Visiting Newcastle upon Tyne

Visiting Newcastle upon Tyne

For most travellers to the UK, Newcastle upon Tyne is above all the gateway to Scotland: it is here, in England’s northernmost city, that planes land and ferries dock to take travellers to Scotland.

Newcastle itself is more of a city of transit, a starting point that is chosen for a specific purpose and not necessarily because Newcastle is supposed to be particularly beautiful. But that does the city an injustice. Those who take a little more time to explore Newcastle will be surprised at what the city has to offer its attentive visitors.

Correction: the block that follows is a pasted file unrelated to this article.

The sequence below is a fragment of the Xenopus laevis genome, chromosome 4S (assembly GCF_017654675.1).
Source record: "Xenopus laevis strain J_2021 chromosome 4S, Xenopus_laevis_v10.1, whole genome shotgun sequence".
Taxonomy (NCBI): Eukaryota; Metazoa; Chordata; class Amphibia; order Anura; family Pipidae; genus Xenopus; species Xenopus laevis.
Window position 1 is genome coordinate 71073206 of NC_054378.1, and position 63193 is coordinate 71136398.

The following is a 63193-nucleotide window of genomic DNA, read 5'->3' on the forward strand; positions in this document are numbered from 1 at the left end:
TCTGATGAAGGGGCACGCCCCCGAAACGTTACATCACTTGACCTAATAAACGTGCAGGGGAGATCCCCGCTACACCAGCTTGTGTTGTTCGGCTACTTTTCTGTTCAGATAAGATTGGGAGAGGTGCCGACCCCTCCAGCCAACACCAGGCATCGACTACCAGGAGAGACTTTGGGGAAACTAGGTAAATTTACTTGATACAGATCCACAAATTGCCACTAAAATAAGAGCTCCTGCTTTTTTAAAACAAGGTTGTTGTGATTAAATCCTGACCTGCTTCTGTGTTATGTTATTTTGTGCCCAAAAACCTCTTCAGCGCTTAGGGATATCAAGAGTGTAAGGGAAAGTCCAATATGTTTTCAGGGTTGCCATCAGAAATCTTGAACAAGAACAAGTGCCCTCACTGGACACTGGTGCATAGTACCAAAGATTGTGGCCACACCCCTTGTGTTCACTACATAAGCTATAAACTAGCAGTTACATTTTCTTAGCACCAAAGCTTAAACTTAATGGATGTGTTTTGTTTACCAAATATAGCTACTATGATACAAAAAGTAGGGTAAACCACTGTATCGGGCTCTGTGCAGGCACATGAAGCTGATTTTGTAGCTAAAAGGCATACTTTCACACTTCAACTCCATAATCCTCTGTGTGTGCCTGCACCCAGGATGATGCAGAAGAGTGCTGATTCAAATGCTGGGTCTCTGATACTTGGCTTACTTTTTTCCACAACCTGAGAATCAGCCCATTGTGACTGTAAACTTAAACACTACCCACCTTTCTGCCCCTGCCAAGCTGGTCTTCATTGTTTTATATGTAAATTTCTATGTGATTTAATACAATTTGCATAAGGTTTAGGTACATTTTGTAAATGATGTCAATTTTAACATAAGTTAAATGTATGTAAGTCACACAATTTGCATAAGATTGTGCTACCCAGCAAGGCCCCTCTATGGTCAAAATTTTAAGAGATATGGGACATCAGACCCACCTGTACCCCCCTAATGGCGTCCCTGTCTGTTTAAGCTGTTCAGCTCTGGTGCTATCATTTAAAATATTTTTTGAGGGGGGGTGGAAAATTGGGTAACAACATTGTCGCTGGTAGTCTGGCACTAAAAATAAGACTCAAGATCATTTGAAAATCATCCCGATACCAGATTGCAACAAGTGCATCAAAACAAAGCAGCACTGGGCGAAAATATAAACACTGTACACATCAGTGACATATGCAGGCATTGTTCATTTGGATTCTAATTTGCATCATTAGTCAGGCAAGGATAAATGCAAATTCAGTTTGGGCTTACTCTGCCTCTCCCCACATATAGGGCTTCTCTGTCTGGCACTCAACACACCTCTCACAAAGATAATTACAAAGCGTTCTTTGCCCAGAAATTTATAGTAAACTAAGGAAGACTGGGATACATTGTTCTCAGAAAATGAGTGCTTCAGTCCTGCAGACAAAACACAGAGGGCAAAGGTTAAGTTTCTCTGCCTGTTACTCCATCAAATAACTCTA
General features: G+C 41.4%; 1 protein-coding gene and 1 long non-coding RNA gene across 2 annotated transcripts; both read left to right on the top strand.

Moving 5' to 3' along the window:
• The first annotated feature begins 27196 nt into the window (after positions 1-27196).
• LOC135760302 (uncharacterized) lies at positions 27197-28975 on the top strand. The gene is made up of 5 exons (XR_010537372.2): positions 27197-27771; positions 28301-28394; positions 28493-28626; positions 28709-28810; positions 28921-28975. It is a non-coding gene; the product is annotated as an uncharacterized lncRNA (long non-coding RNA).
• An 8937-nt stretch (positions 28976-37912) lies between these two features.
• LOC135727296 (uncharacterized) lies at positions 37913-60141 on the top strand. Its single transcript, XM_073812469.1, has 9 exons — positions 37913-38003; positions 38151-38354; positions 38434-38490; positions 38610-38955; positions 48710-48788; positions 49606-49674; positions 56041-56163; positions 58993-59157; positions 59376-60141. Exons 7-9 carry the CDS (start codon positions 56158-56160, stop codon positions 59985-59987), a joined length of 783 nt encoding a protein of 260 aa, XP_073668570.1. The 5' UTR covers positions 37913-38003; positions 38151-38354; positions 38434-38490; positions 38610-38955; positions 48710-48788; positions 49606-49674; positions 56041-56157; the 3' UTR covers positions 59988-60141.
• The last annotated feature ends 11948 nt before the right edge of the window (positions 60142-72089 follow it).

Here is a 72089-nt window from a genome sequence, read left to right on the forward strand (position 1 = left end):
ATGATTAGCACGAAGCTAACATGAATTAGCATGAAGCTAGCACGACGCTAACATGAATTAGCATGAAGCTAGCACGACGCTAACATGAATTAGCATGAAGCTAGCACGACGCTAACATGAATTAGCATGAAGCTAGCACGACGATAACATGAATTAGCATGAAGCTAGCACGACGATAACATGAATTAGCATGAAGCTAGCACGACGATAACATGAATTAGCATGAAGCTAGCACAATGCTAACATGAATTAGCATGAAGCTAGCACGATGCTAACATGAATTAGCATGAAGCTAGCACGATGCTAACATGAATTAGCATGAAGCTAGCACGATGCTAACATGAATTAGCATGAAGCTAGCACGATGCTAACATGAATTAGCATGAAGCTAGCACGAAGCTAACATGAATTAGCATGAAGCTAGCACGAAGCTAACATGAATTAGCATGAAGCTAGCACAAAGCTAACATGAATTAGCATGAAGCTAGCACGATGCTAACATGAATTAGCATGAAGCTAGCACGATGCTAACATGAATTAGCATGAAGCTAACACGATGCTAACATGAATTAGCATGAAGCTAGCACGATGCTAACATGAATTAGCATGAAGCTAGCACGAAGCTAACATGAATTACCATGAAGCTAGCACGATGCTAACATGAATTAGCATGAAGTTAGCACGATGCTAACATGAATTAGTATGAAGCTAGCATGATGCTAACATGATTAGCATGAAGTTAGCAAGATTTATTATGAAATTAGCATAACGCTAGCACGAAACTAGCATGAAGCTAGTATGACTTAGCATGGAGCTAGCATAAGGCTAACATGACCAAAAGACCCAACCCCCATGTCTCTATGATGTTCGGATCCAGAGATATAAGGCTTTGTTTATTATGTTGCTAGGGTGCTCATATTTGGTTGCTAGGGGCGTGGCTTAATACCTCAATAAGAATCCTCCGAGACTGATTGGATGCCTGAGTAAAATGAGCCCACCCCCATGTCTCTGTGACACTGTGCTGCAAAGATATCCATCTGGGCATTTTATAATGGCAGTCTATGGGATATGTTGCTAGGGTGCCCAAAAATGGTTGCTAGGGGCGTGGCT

Newcastle upon Tyne is a lively student city in which modernity and history collide uninhibitedly, a city that is not ashamed of the traces of its past and creates skilful contrasts with ultra-modern buildings. Around 1,800 years ago, where we find the modern city today was the site of the Roman fortress of Pons Aelli, one of the fortifications along Hadrian’s Wall, which marked the line separating Roman-populated England from the wild, untamed north, today’s Scotland. Nothing remains of the Roman fortifications in Newcastle today. The oldest buildings in the city centre date from the time of the Norman settlement: for example, you can visit the remains of the 13th century city wall and Saint Nicholas Cathedral (14th century). The River Tyne, to which the city owes its name, flows right through the city and is spanned by seven bridges.